No one told or taught me to feel guilty if I’m idle. If ever, I don’t remember. The reason behind this is probably the same one why I don’t indulge in idle remarks or mere social chit-chat__ it’s pointless. If you want to say something, say something meaningful, remarkable or unforgettable. Say something kind and true and always meant it. Don’t say anything for the sake of__ just saying something or because you think someone wanted to hear what you’re about to say or just placating a person for whatever reason. And for God’s sakes don’t talk about the weather! And don’t start your greetings with “How are you?” if you don’t really want to know the answer to your inquiries or don’t have the time to really listen to the other person’s woes. Don’t say anything out of politeness. If you have nothing truthful or substantial to say shut your mouth and walk away.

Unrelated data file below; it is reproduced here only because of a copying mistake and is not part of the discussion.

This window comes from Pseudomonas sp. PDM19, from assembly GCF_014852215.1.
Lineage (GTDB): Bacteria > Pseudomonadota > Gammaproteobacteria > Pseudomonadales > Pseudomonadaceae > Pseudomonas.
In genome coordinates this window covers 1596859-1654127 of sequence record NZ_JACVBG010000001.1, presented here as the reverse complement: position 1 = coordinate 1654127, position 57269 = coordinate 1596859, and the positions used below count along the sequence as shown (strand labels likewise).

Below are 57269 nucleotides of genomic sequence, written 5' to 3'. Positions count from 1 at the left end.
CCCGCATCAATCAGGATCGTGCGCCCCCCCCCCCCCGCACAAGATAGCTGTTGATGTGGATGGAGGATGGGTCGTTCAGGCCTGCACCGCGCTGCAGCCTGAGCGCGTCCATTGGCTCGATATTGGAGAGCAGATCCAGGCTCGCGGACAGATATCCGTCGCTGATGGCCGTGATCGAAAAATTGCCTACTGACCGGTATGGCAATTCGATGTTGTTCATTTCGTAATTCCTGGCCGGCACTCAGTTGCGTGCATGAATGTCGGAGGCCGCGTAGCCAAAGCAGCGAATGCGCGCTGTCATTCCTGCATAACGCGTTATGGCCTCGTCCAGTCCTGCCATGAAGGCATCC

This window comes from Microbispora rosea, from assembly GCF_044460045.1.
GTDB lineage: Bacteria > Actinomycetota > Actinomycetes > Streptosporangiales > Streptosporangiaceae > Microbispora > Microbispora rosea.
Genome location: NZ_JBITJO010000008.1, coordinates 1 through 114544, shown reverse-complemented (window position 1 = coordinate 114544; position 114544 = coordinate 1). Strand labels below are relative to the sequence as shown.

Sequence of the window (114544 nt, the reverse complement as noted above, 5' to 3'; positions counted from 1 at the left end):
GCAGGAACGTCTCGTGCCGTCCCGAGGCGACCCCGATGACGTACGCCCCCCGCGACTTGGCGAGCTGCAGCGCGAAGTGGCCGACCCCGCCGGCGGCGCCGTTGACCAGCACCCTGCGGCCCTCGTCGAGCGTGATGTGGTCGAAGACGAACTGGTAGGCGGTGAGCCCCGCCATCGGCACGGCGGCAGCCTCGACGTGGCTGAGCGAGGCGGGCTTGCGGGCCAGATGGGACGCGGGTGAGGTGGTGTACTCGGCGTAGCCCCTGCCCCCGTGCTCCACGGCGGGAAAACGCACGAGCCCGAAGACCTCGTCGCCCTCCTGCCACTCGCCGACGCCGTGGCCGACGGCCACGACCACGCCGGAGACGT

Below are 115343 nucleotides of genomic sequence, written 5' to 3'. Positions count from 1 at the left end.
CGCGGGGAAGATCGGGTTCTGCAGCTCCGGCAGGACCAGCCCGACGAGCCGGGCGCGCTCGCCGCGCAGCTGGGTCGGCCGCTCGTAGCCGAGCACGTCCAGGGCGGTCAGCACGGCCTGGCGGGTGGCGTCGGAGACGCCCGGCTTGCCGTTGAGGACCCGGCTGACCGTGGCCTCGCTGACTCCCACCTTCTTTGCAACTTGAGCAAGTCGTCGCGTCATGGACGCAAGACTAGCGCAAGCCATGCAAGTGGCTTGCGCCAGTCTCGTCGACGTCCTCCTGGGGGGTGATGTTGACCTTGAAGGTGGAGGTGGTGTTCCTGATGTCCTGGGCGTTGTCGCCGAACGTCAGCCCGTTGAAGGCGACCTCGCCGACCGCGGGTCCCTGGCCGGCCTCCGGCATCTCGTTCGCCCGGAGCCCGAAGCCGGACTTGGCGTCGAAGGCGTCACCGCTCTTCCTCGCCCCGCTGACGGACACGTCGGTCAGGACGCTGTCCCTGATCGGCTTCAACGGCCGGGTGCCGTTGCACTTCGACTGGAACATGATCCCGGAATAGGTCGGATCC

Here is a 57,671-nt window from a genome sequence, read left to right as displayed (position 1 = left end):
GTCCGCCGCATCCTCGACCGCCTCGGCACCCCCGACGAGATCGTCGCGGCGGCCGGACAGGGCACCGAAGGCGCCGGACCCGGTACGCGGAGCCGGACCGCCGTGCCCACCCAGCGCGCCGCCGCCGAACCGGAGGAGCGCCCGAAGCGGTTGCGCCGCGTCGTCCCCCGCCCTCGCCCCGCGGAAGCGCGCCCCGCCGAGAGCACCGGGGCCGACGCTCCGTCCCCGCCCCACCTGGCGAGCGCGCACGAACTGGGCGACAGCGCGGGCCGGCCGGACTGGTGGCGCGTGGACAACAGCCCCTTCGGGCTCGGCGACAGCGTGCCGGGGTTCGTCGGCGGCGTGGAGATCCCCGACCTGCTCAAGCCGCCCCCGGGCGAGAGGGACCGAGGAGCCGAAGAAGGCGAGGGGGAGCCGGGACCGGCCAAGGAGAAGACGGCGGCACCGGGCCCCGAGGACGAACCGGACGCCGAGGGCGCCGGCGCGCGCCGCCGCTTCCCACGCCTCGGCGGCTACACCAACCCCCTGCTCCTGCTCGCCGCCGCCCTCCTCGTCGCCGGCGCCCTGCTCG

What else I’m feeling guilty about?

Cleaning and tidying. 

I’m a very clean person. I’m keen on hygiene. Not only personal hygiene but about everything. No, I’m not Mysophobic, just clean. And on top of it, I hate clutter. I cannot stand glasses, cups or anything unnecessary on the kitchen counter or coffee table. My espresso machine and water cooker are in the cupboard and only going to be out when needed. No shoes on the hallway and no coats either. People often describe my house as something that jumps out from the pages of a lifestyle magazine. My mother-in-law said my house is clinically clean. My daughter once remarks that it seems nobody lives in my place and one state agent told me that you can eat on the floor of my abode.

Of course, it isn’t true.